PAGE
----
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1.
Int Nurs Rev ; 67(1): 7-10, 2020 Mar.
Artículo en Inglés | MEDLINE | ID: mdl-32083727

RESUMEN

Global healthcare expenditure is increasing, along with the numbers of older patients with multiple comorbidities, while the numbers of health workers are hugely decreasing, and many nursing and midwifery vacancies remain unfilled. With the World Health Organization declaring 2020 the Year of the Nurse and Midwife, and commencing the Nursing Now campaign with partners including the International Council of Nurses and the International Confederation of Midwives, has allowed these professions to unite, encourage advocacy and the call for global investment in nursing and midwifery. These actions will permit these professions to address universal health coverage, global inconsistencies of professional practice, and recruitment and retention. The Nightingale Challenge seeks to place early career nurses and midwives at the forefront of transformation, calling on employers worldwide to invest and provide nursing leadership development, and to become a key part of the solution to address the issues of providing universal health coverage, promoting gender equality and supporting economic growth. This will help place them at the heart of tackling 21st century health challenges.


Asunto(s)
Liderazgo , Partería , Organización Mundial de la Salud , Femenino , Humanos , Consejo Internacional de Enfermeras , Partería/organización & administración , Enfermeras Obstetrices , Rol de la Enfermera , Embarazo
2.
BMC Health Serv Res ; 19(1): 719, 2019 Oct 21.
Artículo en Inglés | MEDLINE | ID: mdl-31639001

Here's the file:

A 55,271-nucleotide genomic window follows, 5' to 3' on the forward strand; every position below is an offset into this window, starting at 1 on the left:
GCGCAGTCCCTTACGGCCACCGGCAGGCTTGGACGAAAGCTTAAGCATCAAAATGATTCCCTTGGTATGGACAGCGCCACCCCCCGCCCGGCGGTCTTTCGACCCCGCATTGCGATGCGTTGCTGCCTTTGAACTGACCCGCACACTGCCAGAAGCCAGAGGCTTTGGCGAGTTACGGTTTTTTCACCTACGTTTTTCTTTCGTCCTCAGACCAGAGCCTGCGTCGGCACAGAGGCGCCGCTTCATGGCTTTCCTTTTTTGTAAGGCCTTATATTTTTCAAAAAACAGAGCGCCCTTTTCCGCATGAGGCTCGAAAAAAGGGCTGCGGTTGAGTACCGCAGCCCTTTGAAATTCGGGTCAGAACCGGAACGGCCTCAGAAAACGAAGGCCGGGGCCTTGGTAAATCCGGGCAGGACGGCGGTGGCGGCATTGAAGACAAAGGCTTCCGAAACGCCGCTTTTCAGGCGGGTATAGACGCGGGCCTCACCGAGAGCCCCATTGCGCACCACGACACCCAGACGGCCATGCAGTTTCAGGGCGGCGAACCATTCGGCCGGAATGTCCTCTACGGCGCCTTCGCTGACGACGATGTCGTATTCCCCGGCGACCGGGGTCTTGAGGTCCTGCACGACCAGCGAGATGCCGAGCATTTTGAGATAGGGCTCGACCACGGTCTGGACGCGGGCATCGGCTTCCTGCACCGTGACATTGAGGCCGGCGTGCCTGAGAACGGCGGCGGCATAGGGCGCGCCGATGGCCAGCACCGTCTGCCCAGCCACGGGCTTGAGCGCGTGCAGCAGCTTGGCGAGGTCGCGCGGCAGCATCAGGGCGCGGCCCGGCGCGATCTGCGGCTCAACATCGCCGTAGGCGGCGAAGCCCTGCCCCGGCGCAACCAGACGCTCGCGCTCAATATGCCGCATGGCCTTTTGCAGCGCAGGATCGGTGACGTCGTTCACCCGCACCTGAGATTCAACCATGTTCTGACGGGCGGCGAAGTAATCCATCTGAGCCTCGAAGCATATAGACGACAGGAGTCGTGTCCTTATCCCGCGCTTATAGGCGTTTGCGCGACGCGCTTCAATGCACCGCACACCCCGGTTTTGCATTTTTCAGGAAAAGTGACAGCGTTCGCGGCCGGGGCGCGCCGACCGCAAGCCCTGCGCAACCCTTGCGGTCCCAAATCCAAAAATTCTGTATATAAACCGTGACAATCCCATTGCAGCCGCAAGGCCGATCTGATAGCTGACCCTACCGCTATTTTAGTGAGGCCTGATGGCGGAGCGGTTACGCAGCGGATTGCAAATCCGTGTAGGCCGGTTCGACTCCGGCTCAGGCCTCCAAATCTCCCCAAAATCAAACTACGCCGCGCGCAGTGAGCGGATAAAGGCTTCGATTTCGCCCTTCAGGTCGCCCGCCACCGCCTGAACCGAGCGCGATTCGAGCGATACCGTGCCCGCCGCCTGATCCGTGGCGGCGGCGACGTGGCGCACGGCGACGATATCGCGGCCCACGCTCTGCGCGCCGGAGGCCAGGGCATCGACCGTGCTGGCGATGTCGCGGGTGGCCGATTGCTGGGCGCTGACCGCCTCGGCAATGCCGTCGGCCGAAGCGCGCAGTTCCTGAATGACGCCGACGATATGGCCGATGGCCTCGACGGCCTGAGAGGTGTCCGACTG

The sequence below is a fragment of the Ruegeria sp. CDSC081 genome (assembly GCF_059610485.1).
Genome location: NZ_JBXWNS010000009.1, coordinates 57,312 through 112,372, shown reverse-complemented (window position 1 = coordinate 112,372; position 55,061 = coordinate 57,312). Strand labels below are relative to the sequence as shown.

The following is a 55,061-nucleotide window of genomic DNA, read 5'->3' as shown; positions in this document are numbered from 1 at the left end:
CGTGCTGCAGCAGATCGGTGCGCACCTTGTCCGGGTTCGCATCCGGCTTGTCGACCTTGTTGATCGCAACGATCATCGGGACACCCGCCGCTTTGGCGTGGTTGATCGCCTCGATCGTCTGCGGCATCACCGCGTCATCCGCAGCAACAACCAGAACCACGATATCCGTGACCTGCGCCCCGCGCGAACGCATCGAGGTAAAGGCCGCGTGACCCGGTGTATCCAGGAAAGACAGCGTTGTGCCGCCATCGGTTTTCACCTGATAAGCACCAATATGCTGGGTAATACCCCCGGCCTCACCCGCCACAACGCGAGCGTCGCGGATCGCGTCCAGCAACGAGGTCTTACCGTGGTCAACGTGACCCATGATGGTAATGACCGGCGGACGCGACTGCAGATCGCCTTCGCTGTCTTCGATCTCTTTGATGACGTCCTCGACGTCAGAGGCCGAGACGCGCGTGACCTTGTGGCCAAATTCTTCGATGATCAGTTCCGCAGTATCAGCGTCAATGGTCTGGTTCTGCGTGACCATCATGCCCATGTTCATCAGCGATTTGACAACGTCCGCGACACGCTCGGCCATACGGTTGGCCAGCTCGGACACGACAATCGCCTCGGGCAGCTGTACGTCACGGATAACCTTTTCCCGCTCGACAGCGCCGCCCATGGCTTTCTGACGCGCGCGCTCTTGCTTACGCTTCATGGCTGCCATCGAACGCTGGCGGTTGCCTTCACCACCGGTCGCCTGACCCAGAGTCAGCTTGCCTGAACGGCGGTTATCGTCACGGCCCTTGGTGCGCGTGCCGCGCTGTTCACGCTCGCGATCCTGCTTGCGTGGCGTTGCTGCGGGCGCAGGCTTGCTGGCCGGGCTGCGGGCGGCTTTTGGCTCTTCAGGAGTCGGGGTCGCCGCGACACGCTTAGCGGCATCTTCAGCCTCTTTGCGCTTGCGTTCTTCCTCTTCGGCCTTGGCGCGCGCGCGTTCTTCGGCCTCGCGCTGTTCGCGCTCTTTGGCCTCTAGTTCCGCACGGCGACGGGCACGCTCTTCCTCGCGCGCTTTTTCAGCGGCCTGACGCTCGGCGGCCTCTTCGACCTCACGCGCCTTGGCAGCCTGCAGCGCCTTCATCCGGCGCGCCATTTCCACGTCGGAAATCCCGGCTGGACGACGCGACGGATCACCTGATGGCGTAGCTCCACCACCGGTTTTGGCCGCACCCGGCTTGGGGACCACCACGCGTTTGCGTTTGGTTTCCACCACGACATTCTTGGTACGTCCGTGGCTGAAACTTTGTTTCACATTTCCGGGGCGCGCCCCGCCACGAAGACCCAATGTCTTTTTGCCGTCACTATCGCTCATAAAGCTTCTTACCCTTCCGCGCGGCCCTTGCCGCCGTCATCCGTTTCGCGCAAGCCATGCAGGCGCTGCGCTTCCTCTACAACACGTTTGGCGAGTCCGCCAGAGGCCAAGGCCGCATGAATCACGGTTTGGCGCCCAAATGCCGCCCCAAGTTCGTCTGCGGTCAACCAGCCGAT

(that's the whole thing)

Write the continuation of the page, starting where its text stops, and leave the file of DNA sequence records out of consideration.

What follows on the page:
RESUMEN

BACKGROUND: Despite improvements in recent years, Ethiopia faces a high burden of maternal morbidity and mortality. Antenatal care (ANC) may reduce maternal morbidity and mortality through the detection of pregnancy-related complications, and increased health facility-based deliveries. Midwives and community-based Health Extension Workers (HEWs) collaborate to promote and deliver ANC to women in these communities, but little research has been conducted on the professional working relationships between these two health providers. This study aims to generate a better understanding of the strength and quality of professional interaction between these two key actors, which is instrumental in improving healthcare performance, and thereby community health outcomes. METHODS: We conducted eleven in-depth interviews with midwives from three rural districts within Jimma Zone, Ethiopia (Gomma, Kersa, and Seka Chekorsa) as a part of the larger Safe Motherhood Project. Interviews explored midwives' perceptions of strengths and weaknesses in ANC provision, with a focus as well on their engagement with HEWs. Thematic content analysis using Atlas.ti software was used to analyse the data using an inductive approach. RESULTS: Midwives interacted with HEWs throughout three key aspects of ANC promotion and delivery: health promotion, community outreach, and provision of ANC services to women at the health centre and health posts. While HEWs had a larger role in promoting ANC services in the community, midwives functioned in a supervisory capacity and provided more clinical aspects of care. Midwives' ability to work with HEWs was hindered by shortages in human, material and financial resources, as well as infrastructure and training deficits. Nevertheless, midwives felt that closer collaboration with HEWs was worthwhile to enhance service provision. Improved communication channels, more professional training opportunities and better-defined roles and responsibilities were identified as ways to strengthen midwives' working relationships with HEWs. CONCLUSION: Enhancing the collaborative interactions between midwives and HEWs is important to increase the reach and impact of ANC services and improve maternal, newborn and child health outcomes more broadly. Steps to recognize and support this working relationship require multipronged approaches to address imminent training, resource and infrastructure deficits, as well as broader health system strengthening.


Asunto(s)
Promoción de la Salud/organización & administración , Partería/organización & administración , Atención Prenatal , Adulto , Actitud del Personal de Salud , Etiopía/epidemiología , Estudios de Evaluación como Asunto , Femenino , Humanos , Recién Nacido , Embarazo , Atención Prenatal/organización & administración , Población Rural
4.
BMC Pregnancy Childbirth ; 19(1): 331, 2019 Sep 09.
Artículo en Inglés | MEDLINE | ID: mdl-31500580

RESUMEN